ROADBRIDGE’s entry into receivership poses “massive concern” for its staff and subcontractors and ‘huge uncertainty’ for future projects.

Based in Limerick, Roadbridge on March 11th announced it was to enter receivership. It has a staff of 630 with a further 1,000 subcontractor and agency workers. Many of these employees are from Clare and living in the county.

On top of mounting trade liabilities, Roadbridge which is one of the country’s biggest civil engineering and construction firms owes an estimated €30-35m to its main creditor Bank of Ireland. Founded by Pat Mulcair in 1967 and incorporated as a company in 1999, it was involved in some of the biggest infrastructural road, energy and water projects in Ireland the UK and Europe.

Clare TD, Cathal Crowe (FF) stated, “There is massive concern among those who rely on Roadbridge for their income and the fallout to this will be significant. I hope the best possible terms can be struck so that Roadbridge’s staff are looked after but also the many subcontractors that are on their books, who now have a huge amount of uncertainty about their projects”.

SIPTU has secured financial supports from the Department of Social Protection for members made redundant after Roadbridge was placed in receivership. SIPTU representatives have also contacted the Construction Workers Pension Scheme concerning the continued protection of the workers’ pension, death in service and sick pay allowances.

“We await a response from it on this matter. SIPTU members in Roadbridge are mainly employed in the outdoor construction grades,” said SIPTU Organiser, Stephen Lewis. “That these workers, some with more than 30 years’ service at the company, have been left dependent on the state insolvency fund to secure their minimum redundancy entitlements, is disgraceful”.

He added, “We are calling on the Minister for Enterprise, Trade and Employment, Leo Varadkar, to encourage the Receiver to identify other companies which could take over the €700 million in unfinished capital projects on the Roadbridge order books. Such a move could save a considerable number of jobs and the associated costs of activating the state insolvency fund to provide for the redundancy payments for the 625 workers who are losing their jobs.”

Questions marks are also circulating on the future of projects which already had commenced work, Deputy Crowe flagged. This includes “Phase 1 of the Limerick Northern Distributor Road from Tesco at Coonagh to Knockalisheen in my home village of Meelick. Up until now, it has been full steam ahead with that and it’s been expected to near completion in August. It’s absolutely essential now that all efforts are made to ensure that the ball isn’t dropped. I’ve been in touch with Minister Eamon Ryan and the Department of Transport on this and will be pushing for swift action to be taken to ensure no delays”.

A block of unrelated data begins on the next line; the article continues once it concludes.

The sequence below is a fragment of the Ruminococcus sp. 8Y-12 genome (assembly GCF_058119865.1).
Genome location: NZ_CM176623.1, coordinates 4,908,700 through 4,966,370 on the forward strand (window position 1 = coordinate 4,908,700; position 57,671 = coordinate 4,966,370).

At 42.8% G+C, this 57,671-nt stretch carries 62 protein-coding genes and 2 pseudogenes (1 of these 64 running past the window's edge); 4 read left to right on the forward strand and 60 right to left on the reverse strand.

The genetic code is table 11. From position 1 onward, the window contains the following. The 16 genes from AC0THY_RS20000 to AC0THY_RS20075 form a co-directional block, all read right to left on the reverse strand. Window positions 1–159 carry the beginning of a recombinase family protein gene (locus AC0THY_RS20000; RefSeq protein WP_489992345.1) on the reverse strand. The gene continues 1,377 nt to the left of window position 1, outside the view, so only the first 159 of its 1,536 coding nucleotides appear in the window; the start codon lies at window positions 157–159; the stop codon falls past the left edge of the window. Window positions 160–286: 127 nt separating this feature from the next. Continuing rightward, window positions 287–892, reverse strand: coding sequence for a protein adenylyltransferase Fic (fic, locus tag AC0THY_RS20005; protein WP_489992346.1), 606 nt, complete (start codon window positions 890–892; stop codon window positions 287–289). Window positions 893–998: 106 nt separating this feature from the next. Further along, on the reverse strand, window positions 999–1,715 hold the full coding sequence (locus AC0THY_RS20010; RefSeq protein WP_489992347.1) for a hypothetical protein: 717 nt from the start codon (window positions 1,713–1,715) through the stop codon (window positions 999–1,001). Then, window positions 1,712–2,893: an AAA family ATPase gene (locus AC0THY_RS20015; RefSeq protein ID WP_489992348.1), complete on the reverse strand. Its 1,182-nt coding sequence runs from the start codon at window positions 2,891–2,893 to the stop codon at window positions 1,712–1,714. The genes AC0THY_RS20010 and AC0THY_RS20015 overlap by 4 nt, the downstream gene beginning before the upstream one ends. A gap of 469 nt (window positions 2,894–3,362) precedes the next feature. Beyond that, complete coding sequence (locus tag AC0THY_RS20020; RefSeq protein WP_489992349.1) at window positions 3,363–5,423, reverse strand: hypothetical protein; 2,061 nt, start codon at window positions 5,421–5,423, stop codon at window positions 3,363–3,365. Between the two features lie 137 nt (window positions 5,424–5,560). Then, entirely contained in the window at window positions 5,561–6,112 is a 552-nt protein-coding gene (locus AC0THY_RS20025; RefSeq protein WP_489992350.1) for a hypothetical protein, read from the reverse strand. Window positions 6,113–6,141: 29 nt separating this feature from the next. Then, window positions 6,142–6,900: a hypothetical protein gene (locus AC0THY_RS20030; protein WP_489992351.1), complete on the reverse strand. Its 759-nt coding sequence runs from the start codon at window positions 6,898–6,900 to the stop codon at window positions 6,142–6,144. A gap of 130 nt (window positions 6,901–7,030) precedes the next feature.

Crowe continued, “The two priorities now are first and foremost to look after the workers and subcontractors and make sure that nobody left strung out, and that those owed money receive it. The next priority is that we must work to ensure projects continue and as close to their original timeline as possible and these must be priorities for the government”.

Representatives of the Moyross Residents Forum have stated that they have received assurances the project will proceed but to expect delays.

Government intervention to prevent the job losses has been sought by Clare TD, Michael McNamara (IND). “The Government needs to do everything possible to protect the firm to ensure it can trade its way out of current difficulties and pay the many subcontractors and suppliers across Clare who are owed substantial sums of money”.

“When the Goodman Group was threatened in the 1990s, the Dáil was recalled by a Haughey-led government to pass legislation introducing examinership due to the repercussions across the wider economy. If Roadbridge, one of the country’s biggest civil engineering and construction firms, enters liquidation there will be similar widespread consequences across the Mid-West given the number of subcontractors and suppliers affected. A large number of jobs are in jeopardy due to the potential for knock on effects. I would therefore support Eamon Ryan’s call on Friday that the company be protected, and the Government must do everything possible to achieve this,” McNamara added.

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If you’re here, you care about County Clare. So do we. Did you rely on us for Covid-19 updates, follow our election coverage, or visit The Clare Echo every week for breaking news and sport? The Clare Echo invests in local journalism and we want to safeguard its future in our county. By becoming a subscriber you are supporting what we do, will receive access to all our premium articles and a better experience, while helping us improve our offering to you. Subscribe to clareecho.ie and get the first six months for just €3 a month (less than 75c per week), and thereafter €8 per month. Cancel anytime, limited time offer. T&Cs Apply. www.clareecho.ie.

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